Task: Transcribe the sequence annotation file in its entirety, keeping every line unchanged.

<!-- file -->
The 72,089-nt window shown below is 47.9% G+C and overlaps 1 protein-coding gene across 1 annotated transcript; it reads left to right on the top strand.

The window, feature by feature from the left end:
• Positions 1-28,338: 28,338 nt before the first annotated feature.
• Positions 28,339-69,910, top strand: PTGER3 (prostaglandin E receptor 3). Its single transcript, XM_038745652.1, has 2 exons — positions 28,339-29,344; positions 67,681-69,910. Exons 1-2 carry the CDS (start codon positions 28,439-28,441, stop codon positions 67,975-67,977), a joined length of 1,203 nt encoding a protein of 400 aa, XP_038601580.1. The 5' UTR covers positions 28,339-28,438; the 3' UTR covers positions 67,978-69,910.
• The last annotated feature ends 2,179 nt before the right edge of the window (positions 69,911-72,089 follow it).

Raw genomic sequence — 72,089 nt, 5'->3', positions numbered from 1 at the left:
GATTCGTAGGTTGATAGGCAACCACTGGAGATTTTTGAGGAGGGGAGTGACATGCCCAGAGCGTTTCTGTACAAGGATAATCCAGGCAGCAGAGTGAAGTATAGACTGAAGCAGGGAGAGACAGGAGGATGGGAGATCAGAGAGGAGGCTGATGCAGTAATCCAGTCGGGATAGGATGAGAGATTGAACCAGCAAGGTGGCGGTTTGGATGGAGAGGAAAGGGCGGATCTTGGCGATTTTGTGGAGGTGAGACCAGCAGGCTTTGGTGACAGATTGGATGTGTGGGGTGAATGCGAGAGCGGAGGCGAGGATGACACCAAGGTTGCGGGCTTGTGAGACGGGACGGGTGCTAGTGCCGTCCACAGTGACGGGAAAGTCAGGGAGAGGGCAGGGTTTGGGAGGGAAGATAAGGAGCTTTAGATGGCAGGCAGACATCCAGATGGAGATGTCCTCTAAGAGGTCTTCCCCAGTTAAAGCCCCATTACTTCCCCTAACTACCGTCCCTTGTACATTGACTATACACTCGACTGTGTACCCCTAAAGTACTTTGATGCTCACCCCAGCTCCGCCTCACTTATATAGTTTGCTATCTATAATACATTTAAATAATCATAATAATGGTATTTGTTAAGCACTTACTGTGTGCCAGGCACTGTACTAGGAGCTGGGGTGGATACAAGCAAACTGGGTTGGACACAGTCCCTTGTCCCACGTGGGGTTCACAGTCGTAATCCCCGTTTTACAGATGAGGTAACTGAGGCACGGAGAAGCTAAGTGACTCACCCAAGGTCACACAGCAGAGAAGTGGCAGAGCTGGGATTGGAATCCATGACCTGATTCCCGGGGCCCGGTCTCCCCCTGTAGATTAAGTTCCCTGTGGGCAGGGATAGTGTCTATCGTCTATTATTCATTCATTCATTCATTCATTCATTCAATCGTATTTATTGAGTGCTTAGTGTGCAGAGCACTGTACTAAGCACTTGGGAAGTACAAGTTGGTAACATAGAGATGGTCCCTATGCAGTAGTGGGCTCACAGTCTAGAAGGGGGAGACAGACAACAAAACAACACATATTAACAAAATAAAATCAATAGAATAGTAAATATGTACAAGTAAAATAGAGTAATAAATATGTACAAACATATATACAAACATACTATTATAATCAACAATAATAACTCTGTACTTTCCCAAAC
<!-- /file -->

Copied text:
The 72,089-nt window shown below is 47.9% G+C and overlaps 1 protein-coding gene across 1 annotated transcript; it reads left to right on the top strand.

The window, feature by feature from the left end:
• Positions 1-28,338: 28,338 nt before the first annotated feature.
• Positions 28,339-69,910, top strand: PTGER3 (prostaglandin E receptor 3). Its single transcript, XM_038745652.1, has 2 exons — positions 28,339-29,344; positions 67,681-69,910. Exons 1-2 carry the CDS (start codon positions 28,439-28,441, stop codon positions 67,975-67,977), a joined length of 1,203 nt encoding a protein of 400 aa, XP_038601580.1. The 5' UTR covers positions 28,339-28,438; the 3' UTR covers positions 67,978-69,910.
• The last annotated feature ends 2,179 nt before the right edge of the window (positions 69,911-72,089 follow it).

Raw genomic sequence — 72,089 nt, 5'->3', positions numbered from 1 at the left:
GATTCGTAGGTTGATAGGCAACCACTGGAGATTTTTGAGGAGGGGAGTGACATGCCCAGAGCGTTTCTGTACAAGGATAATCCAGGCAGCAGAGTGAAGTATAGACTGAAGCAGGGAGAGACAGGAGGATGGGAGATCAGAGAGGAGGCTGATGCAGTAATCCAGTCGGGATAGGATGAGAGATTGAACCAGCAAGGTGGCGGTTTGGATGGAGAGGAAAGGGCGGATCTTGGCGATTTTGTGGAGGTGAGACCAGCAGGCTTTGGTGACAGATTGGATGTGTGGGGTGAATGCGAGAGCGGAGGCGAGGATGACACCAAGGTTGCGGGCTTGTGAGACGGGACGGGTGCTAGTGCCGTCCACAGTGACGGGAAAGTCAGGGAGAGGGCAGGGTTTGGGAGGGAAGATAAGGAGCTTTAGATGGCAGGCAGACATCCAGATGGAGATGTCCTCTAAGAGGTCTTCCCCAGTTAAAGCCCCATTACTTCCCCTAACTACCGTCCCTTGTACATTGACTATACACTCGACTGTGTACCCCTAAAGTACTTTGATGCTCACCCCAGCTCCGCCTCACTTATATAGTTTGCTATCTATAATACATTTAAATAATCATAATAATGGTATTTGTTAAGCACTTACTGTGTGCCAGGCACTGTACTAGGAGCTGGGGTGGATACAAGCAAACTGGGTTGGACACAGTCCCTTGTCCCACGTGGGGTTCACAGTCGTAATCCCCGTTTTACAGATGAGGTAACTGAGGCACGGAGAAGCTAAGTGACTCACCCAAGGTCACACAGCAGAGAAGTGGCAGAGCTGGGATTGGAATCCATGACCTGATTCCCGGGGCCCGGTCTCCCCCTGTAGATTAAGTTCCCTGTGGGCAGGGATAGTGTCTATCGTCTATTATTCATTCATTCATTCATTCATTCATTCAATCGTATTTATTGAGTGCTTAGTGTGCAGAGCACTGTACTAAGCACTTGGGAAGTACAAGTTGGTAACATAGAGATGGTCCCTATGCAGTAGTGGGCTCACAGTCTAGAAGGGGGAGACAGACAACAAAACAACACATATTAACAAAATAAAATCAATAGAATAGTAAATATGTACAAGTAAAATAGAGTAATAAATATGTACAAACATATATACAAACATACTATTATAATCAACAATAATAACTCTGTACTTTCCCAAAC